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Snoopy Museum Comes to Roppongi

Snoopy Museum Comes to Roppongi

Update: 7 October 2016

Peanuts fans in Tokyo can now get further acquainted with one of America’s most popular comic strip dogs, with the opening of the world’s first “Snoopy Museum” in Roppongi. The museum is the world’s first satellite museum of the Charles M. Schulz Museum and will feature rotating exhibitions of original comics from the American museum’s collection. The Snoopy Museum officially opened it's doors in April 2016 and is scheduled for a limited time of two years.
Live Japan had the chance to visit the Snoopy Museum firsthand for a complete tour, including the opening exhibition – My Favorite Peanuts.
Please note that visitors must reserve tickets to the museum in advance either at Lawson convenience stores, or through the Lawson website. It is recommended that potential visitors purchase tickets as soon as possible.Please check the Snoopy Museum official website for more information.

The Snoopy Museum

The Snoopy Museum

Tokyo’s newly opened Snoopy Museum is a surprisingly tranquil oasis in the busy shopping and entertainment area of Roppongi. The museum offers visitors a chance to “discover details about Mr. Schulz's childhood, his neighborhood...and of course, his dog Spike, which inspired the character Snoopy.”

As visitors approach the outside entrance, they will be immediately greeted by five cheerful Snoopy statues, each depicting a different version of the beagle throughout his decades long existence. If you look carefully, you can spot Charlie Brown’s kite, not in the sky of course, but stuck among the treetops. These small touches are just a preview of what’s inside!

The Tokyo museum has largely been a labor of love for Schulz’s wife, Jean Schultz, who personally selected works from the California museum and her own personal collection, to introduce to fans in Japan.

Snoopy Love: My Favorite Peanuts, and “Sweet Babboo”

Snoopy Love: My Favorite Peanuts, and “Sweet Babboo”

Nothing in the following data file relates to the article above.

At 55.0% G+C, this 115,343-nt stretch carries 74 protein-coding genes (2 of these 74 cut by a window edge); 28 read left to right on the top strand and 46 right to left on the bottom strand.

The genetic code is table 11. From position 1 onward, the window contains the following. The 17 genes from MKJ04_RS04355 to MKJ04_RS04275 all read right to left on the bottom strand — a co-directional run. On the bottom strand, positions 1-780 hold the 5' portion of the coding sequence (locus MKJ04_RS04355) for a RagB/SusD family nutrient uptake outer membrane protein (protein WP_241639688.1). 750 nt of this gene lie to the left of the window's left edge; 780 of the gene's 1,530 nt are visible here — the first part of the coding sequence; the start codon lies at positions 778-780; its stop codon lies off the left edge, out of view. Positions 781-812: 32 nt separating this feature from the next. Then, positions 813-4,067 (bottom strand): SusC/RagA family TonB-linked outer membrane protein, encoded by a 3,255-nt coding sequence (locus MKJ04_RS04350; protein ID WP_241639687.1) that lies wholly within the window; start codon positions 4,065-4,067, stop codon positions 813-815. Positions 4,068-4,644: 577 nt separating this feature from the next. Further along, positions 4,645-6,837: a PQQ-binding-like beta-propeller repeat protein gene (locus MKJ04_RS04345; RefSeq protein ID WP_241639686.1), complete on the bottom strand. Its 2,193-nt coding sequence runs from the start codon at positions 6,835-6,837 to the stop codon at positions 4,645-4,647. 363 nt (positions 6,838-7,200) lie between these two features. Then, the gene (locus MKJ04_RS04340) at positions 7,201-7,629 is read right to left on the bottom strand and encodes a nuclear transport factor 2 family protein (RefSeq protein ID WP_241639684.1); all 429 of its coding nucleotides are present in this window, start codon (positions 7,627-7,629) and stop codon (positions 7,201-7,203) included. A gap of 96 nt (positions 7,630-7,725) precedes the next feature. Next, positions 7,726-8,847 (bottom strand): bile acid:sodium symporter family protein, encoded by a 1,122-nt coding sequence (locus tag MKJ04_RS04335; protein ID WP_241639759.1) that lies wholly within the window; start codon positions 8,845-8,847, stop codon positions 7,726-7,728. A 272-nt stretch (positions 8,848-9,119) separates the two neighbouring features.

The first exhibit of the museum, My Favorite Peanuts, features 60 original Peanuts cartoons. Fans can see Schulz’s first published comic Li’l Folks, with characters that many consider to be early versions of Charlie Brown, Snoopy, and Schroeder. The exhibit will be open until September 25th, after which a new exhibit will debut.

Visitors can also enjoy the “Sweet Babboo” collection, where it is revealed that the origin of “Sweet Babboo” came from Jean Schulz’s own pet name for her husband.

One of the most incredible things visitors will view is the 3-D mosaic mural that spans an entire wall. From a distance, it looks simply like a large black and white image of Charlie Brown and Snoopy relaxing, but upon closer inspection, you’ll see that they’re made up of hundreds, if not thousands, of Peanuts comic strips.

Our Favorite Peanuts

Our Favorite Peanuts

One of the interesting aspects of My Favorite Peanuts is that it shows the connection between Peanuts and its fans. Several walls are dedicated to quotes from notable Japanese celebrities, such as novelist Banana Yoshimoto, about what the Peanuts cartoons have meant to them. There is also a collection of photos taken by fans in Japan demonstrating their own love of Snoopy. Maybe the ultimate fan interaction is the one offered to visitors as they head toward the museum exit: a large, white, fuzzy column, around which visitors can wrap their arms, and feel what it would be like to actually hug Snoopy!

Don’t Miss Out!

Don’t Miss Out!

The My Favorite Peanuts exhibit will run until Sunday, September 25, 2016. The museum will reopen on October 8th with a new exhibit called Hello again, Snoopy. The Snoopy Museum will be open for a limited time of just two years, so it is highly recommended that interested fans in the Tokyo area stop by for a visit while it’s still available.

  • Snoopy Museum Tokyo
    スヌーピーミュージアム
    • Address Roppongi 5-6-20, Minato-ku, Tokyo, 105-0000, Japan
*This information is from the time of this article's publication.

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